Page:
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Plast Reconstr Surg. 2006 Jul;118(1):1-6; discussion 7.

Does reduction mammaplasty improve lung function test in women with macromastia? Results of a randomized controlled trial.

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Academic Surgery Unit, University of Hull, Castle Hill Hospital, Cottingham HU16 5JQ, United Kingdom.



To determine the effects of reduction mammaplasty on lung function in women with mammary hypertrophy (macromastia), a prospective, randomized, controlled trial was conducted at the Academic Surgery and Plastic Surgery Units, Castle Hill Hospital, Cottingham, United Kingdom.


Seventy-three women who were referred for consideration of bilateral breast reduction surgery were randomized into either an early intervention group (surgery within 6 weeks) or a control group (surgery 6 months after recruitment). Each group had two sets of lung function tests: the intervention group had one before and one 3 months after surgery and the control arm had one test initially and a second test 4 months after randomization and before surgery. The main outcome measure was the lung function test.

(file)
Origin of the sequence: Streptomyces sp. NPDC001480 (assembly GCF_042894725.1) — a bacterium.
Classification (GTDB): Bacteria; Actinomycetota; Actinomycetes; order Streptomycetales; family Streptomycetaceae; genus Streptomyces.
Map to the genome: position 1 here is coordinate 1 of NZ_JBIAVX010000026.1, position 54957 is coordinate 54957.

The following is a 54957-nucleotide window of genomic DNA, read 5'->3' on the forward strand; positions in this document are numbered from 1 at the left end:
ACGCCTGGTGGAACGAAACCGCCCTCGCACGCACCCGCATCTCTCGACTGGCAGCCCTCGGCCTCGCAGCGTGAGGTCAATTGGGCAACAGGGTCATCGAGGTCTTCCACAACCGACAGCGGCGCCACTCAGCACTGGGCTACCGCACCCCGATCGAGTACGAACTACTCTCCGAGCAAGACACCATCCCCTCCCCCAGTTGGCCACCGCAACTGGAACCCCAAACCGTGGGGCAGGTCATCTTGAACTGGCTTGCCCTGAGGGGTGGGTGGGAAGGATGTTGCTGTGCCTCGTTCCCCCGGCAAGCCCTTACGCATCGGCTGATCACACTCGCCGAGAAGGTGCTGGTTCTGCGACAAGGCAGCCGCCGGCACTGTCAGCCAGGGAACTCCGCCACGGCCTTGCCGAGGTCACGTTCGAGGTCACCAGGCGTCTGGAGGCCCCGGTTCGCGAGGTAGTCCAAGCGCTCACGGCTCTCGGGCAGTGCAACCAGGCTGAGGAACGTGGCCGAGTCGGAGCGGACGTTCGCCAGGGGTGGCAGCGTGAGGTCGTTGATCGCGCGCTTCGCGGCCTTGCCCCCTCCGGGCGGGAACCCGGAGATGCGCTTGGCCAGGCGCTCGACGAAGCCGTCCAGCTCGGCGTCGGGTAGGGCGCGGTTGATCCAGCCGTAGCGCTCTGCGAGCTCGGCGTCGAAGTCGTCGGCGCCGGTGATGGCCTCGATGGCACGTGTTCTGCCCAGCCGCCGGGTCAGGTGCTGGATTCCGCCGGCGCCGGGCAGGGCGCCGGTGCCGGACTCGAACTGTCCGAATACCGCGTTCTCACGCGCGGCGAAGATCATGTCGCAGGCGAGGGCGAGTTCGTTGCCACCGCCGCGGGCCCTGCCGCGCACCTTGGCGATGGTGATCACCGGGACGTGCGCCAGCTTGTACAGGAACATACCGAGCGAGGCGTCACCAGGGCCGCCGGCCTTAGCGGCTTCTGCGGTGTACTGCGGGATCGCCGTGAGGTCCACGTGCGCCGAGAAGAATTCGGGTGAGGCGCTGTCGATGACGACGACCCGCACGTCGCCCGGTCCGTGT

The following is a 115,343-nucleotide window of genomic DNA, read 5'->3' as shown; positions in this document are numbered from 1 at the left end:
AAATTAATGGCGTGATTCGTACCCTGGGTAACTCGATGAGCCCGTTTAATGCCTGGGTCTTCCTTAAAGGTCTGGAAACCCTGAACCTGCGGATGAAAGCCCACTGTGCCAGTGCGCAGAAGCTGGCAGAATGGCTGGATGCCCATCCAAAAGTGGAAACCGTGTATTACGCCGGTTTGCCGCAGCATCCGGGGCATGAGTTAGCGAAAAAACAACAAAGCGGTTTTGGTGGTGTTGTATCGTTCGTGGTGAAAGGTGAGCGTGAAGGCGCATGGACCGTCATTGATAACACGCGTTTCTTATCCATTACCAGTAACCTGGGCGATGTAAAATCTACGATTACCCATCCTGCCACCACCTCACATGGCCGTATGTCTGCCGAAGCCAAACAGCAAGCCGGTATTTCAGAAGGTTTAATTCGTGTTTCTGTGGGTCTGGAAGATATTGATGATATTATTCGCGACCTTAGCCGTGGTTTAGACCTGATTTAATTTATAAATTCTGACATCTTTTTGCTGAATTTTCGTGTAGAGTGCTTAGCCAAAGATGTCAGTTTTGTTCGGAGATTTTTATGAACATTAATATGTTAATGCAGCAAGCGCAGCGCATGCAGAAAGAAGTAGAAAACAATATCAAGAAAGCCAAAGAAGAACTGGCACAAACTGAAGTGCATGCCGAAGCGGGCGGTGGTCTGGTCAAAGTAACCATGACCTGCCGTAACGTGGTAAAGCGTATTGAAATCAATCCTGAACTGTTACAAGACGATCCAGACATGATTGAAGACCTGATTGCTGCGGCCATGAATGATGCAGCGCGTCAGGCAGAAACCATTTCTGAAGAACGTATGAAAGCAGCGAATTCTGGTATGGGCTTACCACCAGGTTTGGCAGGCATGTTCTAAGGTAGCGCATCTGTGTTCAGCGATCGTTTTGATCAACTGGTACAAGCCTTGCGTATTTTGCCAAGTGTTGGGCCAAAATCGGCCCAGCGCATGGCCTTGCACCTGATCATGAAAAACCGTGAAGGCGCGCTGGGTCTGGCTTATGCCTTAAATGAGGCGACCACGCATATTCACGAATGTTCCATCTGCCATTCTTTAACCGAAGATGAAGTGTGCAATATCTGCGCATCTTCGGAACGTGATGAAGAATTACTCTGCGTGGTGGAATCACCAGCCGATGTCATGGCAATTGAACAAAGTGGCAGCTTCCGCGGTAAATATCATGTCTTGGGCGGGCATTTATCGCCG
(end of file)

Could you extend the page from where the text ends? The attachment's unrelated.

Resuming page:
Sixty-five patients completed the study. The mean age was 39 years (SD, 12 years); both groups were equally matched for age, smoking status, social class, and educational status. By independent t test, there was no significant difference in lung function in the two groups. Subgroup analysis of the intervention group demonstrated a positive correlation between specimen weight and forced expiratory volume/vital capacity, forced expiratory volume/forced vital capacity, peak expiratory flow rate, and forced vital capacity. A paired sample t test revealed a significant improvement in the percentage of forced vital capacity performed/forced vital capacity predicted.


The improvement in pulmonary function following reduction mammaplasty correlates with specimen weight resected.

[Indexed for MEDLINE]

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